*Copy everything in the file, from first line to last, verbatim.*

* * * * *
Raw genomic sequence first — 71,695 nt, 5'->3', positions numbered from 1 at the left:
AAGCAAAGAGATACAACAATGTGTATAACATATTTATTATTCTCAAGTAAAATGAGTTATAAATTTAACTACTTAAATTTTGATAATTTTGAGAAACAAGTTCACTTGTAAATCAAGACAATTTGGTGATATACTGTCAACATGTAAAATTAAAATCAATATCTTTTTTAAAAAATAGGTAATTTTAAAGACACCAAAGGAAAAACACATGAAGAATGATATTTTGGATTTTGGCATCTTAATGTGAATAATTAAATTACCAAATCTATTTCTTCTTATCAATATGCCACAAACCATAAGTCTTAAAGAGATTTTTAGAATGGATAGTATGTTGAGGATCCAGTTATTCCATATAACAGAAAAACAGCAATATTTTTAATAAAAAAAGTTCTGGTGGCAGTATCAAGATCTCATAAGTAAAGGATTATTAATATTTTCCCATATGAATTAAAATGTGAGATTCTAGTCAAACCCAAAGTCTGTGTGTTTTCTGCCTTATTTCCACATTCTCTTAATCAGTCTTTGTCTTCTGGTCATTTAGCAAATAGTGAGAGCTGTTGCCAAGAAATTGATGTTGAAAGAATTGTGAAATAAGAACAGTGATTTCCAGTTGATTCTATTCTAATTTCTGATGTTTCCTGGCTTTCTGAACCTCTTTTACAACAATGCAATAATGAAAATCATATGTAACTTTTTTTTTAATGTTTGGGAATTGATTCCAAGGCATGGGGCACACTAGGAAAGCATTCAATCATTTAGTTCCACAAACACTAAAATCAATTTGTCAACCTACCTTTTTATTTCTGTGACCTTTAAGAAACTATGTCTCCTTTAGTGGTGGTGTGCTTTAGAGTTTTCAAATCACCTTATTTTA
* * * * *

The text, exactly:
Raw genomic sequence first — 71,695 nt, 5'->3', positions numbered from 1 at the left:
AAGCAAAGAGATACAACAATGTGTATAACATATTTATTATTCTCAAGTAAAATGAGTTATAAATTTAACTACTTAAATTTTGATAATTTTGAGAAACAAGTTCACTTGTAAATCAAGACAATTTGGTGATATACTGTCAACATGTAAAATTAAAATCAATATCTTTTTTAAAAAATAGGTAATTTTAAAGACACCAAAGGAAAAACACATGAAGAATGATATTTTGGATTTTGGCATCTTAATGTGAATAATTAAATTACCAAATCTATTTCTTCTTATCAATATGCCACAAACCATAAGTCTTAAAGAGATTTTTAGAATGGATAGTATGTTGAGGATCCAGTTATTCCATATAACAGAAAAACAGCAATATTTTTAATAAAAAAAGTTCTGGTGGCAGTATCAAGATCTCATAAGTAAAGGATTATTAATATTTTCCCATATGAATTAAAATGTGAGATTCTAGTCAAACCCAAAGTCTGTGTGTTTTCTGCCTTATTTCCACATTCTCTTAATCAGTCTTTGTCTTCTGGTCATTTAGCAAATAGTGAGAGCTGTTGCCAAGAAATTGATGTTGAAAGAATTGTGAAATAAGAACAGTGATTTCCAGTTGATTCTATTCTAATTTCTGATGTTTCCTGGCTTTCTGAACCTCTTTTACAACAATGCAATAATGAAAATCATATGTAACTTTTTTTTTAATGTTTGGGAATTGATTCCAAGGCATGGGGCACACTAGGAAAGCATTCAATCATTTAGTTCCACAAACACTAAAATCAATTTGTCAACCTACCTTTTTATTTCTGTGACCTTTAAGAAACTATGTCTCCTTTAGTGGTGGTGTGCTTTAGAGTTTTCAAATCACCTTATTTTA